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 INTRODUCTION AND BACKGROUND are identified on the nutrition labels of food products, providing an impor- tant source of information for school menu planners. Description of Meal Requirements Existing Meal Requirements differ depending on which menu planning approach is chosen by the SFA. The Meal Requirements lay out standards for reimbursable meals as they are offered to students and, under the OVS provision of the law, as they are sered to students.5 Tables 1-1 and 1-2 summarize the standards for reimbursable meals as offered and as sered for the two general types of meal planning approach. Details on the amounts of foods may be found in The Road to SMI Success: A Guide for Food Serice Directors (USDA/FNS, 2007b). Under the OVS provision (USDA/FNS, 1976), which is mandatory at the high school level, a student may select (be served) fewer menu items than must be offered. For the selected meal to be reimbursable, however, the number of selections must match the number specified in the as sered standard. For example, as indicated in Table 1-1 for food-based menu planning, a lunch selected by a high school student that consisted of one serving of fluid milk, one serving of meat or meat alternate, one serving of grain/bread, and no servings of fruits and vegetables would be reimburs- able. In nutrient-based menu planning, a lunch that included only the entrée and one side dish (for example) would be reimbursable. REASONS FOR THE UPDATING OF NUTRITION STANDARDS AND MEAL REQUIREMENTS Congressional Mandate In recognition of the need to update and revise the Nutrition Standards and Meal Requirements for the school meal programs, Congress incorpo- rated requirements in the 2004 Child Nutrition and WIC6 Reauthorization Act (P.L. 108-265). In particular, the act requires USDA to issue guidance and regulations to promote the consistency of the standards for school meal programs with the standards provided in the most recent Dietary Guide- lines for Americans and DRIs. A new edition of the Dietary Guidelines and the complete set of DRIs, both of which encourage intakes of foods and 5 In schools in which the OVS provision is not in effect (some elementary and middle schools), the standard is that the student must make a selection of each type of food compo- nents or menu item. 6 WIC is the Special Supplemental Nutrition Program for Women, Infants, and Children.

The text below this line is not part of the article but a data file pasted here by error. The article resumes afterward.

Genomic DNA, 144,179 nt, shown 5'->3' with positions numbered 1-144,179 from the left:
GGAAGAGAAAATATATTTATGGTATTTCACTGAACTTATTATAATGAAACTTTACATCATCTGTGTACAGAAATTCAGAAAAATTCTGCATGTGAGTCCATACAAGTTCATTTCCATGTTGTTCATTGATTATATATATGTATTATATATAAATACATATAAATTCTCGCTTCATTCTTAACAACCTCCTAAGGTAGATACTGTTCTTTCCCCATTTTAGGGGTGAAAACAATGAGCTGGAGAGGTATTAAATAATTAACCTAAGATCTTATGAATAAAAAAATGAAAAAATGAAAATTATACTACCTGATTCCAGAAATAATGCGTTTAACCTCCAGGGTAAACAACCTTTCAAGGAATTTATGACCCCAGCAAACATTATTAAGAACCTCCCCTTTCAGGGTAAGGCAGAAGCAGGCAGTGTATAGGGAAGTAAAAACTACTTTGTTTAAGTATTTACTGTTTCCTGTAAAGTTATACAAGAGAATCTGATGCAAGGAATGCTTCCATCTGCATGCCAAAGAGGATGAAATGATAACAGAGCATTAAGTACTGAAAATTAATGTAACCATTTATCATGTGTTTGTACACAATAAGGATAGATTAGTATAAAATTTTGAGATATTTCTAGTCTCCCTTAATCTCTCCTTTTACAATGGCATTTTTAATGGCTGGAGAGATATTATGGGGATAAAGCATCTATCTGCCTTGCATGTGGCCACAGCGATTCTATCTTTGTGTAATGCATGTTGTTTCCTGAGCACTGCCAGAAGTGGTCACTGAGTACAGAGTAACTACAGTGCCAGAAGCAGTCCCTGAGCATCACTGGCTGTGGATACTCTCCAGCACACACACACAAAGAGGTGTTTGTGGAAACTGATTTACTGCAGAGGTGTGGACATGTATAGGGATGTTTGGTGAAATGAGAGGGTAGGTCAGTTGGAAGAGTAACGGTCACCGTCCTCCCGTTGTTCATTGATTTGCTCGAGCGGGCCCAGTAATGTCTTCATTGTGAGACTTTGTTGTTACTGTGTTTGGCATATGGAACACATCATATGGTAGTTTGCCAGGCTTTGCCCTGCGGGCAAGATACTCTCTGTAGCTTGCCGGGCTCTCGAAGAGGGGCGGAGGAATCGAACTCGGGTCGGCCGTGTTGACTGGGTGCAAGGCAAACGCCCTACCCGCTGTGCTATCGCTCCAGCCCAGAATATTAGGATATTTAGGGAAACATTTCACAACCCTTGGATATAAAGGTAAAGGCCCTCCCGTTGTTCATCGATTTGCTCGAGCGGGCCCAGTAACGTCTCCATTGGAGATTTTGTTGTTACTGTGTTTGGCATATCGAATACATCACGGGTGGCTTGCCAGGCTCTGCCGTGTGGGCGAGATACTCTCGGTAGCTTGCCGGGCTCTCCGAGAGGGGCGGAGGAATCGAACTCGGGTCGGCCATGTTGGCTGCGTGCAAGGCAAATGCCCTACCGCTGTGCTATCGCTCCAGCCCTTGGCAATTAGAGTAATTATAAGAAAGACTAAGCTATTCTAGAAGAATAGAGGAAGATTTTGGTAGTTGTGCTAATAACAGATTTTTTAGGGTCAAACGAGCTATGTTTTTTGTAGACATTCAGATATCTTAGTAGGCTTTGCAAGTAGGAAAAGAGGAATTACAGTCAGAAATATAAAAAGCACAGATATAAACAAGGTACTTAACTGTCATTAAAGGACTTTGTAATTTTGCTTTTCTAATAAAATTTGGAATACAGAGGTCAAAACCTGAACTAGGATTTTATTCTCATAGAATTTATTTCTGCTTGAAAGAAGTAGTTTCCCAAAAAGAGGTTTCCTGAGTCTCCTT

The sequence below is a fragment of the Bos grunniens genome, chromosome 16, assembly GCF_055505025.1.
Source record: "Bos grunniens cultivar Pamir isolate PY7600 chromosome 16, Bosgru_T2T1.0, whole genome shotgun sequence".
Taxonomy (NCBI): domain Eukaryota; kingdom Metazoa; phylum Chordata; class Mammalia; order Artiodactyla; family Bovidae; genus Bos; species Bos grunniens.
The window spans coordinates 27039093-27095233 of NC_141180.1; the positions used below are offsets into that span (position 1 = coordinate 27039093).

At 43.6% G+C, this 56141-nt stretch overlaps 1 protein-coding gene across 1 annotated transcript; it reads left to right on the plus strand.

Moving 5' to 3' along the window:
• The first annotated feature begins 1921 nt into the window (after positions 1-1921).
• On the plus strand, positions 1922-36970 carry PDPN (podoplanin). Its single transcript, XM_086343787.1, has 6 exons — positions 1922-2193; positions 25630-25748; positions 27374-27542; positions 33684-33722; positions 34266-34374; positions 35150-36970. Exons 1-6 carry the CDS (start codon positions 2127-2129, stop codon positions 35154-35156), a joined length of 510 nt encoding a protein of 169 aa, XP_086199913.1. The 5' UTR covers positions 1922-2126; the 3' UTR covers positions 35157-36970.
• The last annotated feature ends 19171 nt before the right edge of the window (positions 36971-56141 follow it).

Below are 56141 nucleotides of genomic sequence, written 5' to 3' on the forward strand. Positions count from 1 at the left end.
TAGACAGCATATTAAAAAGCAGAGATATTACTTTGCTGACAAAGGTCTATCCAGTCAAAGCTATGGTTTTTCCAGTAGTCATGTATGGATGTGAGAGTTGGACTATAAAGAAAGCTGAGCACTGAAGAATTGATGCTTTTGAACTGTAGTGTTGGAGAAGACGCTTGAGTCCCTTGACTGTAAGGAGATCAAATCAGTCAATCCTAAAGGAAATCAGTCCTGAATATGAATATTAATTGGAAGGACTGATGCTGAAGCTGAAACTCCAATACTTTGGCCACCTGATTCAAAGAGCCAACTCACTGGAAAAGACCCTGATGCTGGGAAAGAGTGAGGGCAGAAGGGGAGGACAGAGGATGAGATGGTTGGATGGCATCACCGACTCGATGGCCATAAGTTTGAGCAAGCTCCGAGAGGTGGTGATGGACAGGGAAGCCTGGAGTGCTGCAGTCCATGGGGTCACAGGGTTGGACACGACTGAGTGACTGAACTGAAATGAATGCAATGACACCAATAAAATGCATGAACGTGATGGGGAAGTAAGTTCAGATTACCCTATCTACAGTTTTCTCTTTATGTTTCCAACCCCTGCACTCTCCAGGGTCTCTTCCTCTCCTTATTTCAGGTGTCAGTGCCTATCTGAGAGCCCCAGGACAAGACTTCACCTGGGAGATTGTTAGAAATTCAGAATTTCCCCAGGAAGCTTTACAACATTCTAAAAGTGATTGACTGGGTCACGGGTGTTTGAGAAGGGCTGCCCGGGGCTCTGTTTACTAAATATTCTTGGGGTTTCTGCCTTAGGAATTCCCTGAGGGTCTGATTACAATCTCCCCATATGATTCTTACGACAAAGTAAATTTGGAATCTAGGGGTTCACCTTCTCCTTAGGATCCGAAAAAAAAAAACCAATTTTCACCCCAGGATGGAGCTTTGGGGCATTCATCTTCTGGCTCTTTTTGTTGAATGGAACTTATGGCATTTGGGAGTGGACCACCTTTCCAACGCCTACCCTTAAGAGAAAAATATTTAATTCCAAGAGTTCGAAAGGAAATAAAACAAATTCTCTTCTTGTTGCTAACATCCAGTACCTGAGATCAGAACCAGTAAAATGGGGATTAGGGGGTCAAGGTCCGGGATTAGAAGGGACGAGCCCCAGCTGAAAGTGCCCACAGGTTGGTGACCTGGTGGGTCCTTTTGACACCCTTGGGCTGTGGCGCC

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 SCHOOL MEALS TABLE 1-1 Reimbursable School Meals Planned Using a Food-Based Approach: Standards for Food Components as Offered and as Sered, by Type of Meal Meal As Offered As Sered Breakfasta • One fluid milk Students must select three of the four itemsb • One vegetable/fruit • Two meat/meat alternates; two grain/ bread; or one meat/meat alternate and one grain/bread (Total of four items) Lunchc • One fluid milk Senior high school level: students • One meat/meat alternate must select three of the five items • Two vegetables/fruit Grades below senior high school • One grain/bread level: students must select either (Total of five items) three or four of the five items aThe minimum amount of food that must be offered is the same from kindergarten through grade 12, except that an additional serving of any of the grains or breads is optional for stu- dents in grades 7 through 12 under the enhanced food-based approach; the range is shown in Appendix Table E-1. bOffer ersus sere for breakfast is optional at all grade levels. cThe minimum amounts of food that must be offered depend on the age-grade group and the approach (traditional or enhanced). SOURCE: Derived from USDA/FNS, 2007b. TABLE 1-2 Reimbursable Breakfast and Lunch Planned Using a Nutrient-Based Approach: Standards for Menu Items as Offered and as Sered, by Type of Meal Meal As Offered As Sered Breakfasta Schools must offer at least three • Student may decline only one item, menu items: regardless of the number of items • Fluid milk (served as a beverage) offered • Two additional menu items Lunchb Schools must offer at least three • If three items are offered, students menu items: may decline one • Fluid milk • If four or more items are offered, • Entrée students may decline two • Side dish • Students must select an entrée aOffer ersus sere (OVS) for breakfast is optional at all grade levels. bOVS is optional in grades below senior high level. SOURCE: Derived from USDA/FNS, 2007b.